There's one more thing to do before smoothing.  The edge of the nails will look better if you don't allow them to be smoothed quite as much as the rest of the hand.  Change into line select  mode and carefully select the 4 edges around each nail.  I will be easier to see what you're doing in the Ortho view.  You can use either the Point Select  or Drag Select  tool, or a combination.  Remember that the drag select tool only selects things that are entirely within the box in the Point Editor.  This makes it possible to select just one particular edge when several overlap.  Your final selection should look like the image at the right.  Apply the Edit->EdgeProperties command and select Rounded and set the Level to 1.
Switch back to edit mode in the object editor mode by clicking on the topmost arrow button on the toolbar.  It is easier to see what's happening if you view your model's individual faces.  The best way to do this is to double click on it to show it's properties dialog, and set the Smooth Angel to 1.0.  Or you can view it in the faceted mode by select the View->Preferences menu item and then select flat in the dialog that appears.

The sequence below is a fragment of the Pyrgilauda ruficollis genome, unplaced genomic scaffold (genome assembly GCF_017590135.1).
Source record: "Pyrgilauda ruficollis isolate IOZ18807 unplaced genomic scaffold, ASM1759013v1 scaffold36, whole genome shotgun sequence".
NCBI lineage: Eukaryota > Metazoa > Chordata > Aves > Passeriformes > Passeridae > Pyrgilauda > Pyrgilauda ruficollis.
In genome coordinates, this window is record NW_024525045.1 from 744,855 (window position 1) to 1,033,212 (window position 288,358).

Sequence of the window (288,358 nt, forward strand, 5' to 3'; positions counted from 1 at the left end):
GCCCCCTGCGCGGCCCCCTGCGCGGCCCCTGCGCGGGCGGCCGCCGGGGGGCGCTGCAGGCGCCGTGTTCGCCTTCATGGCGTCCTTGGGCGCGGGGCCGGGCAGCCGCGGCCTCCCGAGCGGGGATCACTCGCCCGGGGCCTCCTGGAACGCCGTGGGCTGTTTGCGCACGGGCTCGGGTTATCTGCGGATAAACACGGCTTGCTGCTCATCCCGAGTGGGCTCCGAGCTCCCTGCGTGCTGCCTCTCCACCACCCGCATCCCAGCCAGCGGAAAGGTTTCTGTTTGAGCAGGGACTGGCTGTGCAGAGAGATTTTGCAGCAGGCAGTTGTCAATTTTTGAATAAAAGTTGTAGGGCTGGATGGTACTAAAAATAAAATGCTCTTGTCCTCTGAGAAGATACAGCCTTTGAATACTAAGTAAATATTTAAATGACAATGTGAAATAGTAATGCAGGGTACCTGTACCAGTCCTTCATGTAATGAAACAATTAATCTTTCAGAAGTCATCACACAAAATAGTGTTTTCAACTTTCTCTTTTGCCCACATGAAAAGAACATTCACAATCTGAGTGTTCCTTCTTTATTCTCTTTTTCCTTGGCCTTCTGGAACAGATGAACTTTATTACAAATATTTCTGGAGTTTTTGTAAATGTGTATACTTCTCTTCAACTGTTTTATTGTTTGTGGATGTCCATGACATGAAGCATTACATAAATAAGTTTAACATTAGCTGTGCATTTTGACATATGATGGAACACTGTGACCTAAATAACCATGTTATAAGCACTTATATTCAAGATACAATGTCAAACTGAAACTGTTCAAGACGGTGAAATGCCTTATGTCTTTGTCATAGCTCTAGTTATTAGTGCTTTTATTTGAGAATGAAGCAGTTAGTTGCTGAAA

Select your model.  Then select the Build->SubdivideFaces menu item.  Leave the tension value at the default 0 in the dialog that appears, and click OK.  Then do the same thing again. Your model should look like that shown below!

Straight fingers are pretty boring.  Using a couple of modifiers can really help here.  First make sure you're in the front view.  Click on the add modifier tool , then click on the lower part of the small finger and drag up about 2/3 of the way.  Select bend modifier from the dialog, and a yellow modifier grid appears.  It may not be visible if it's narrower than the finger.  If so you can either switch to wire frame, or just continue and it should become visible.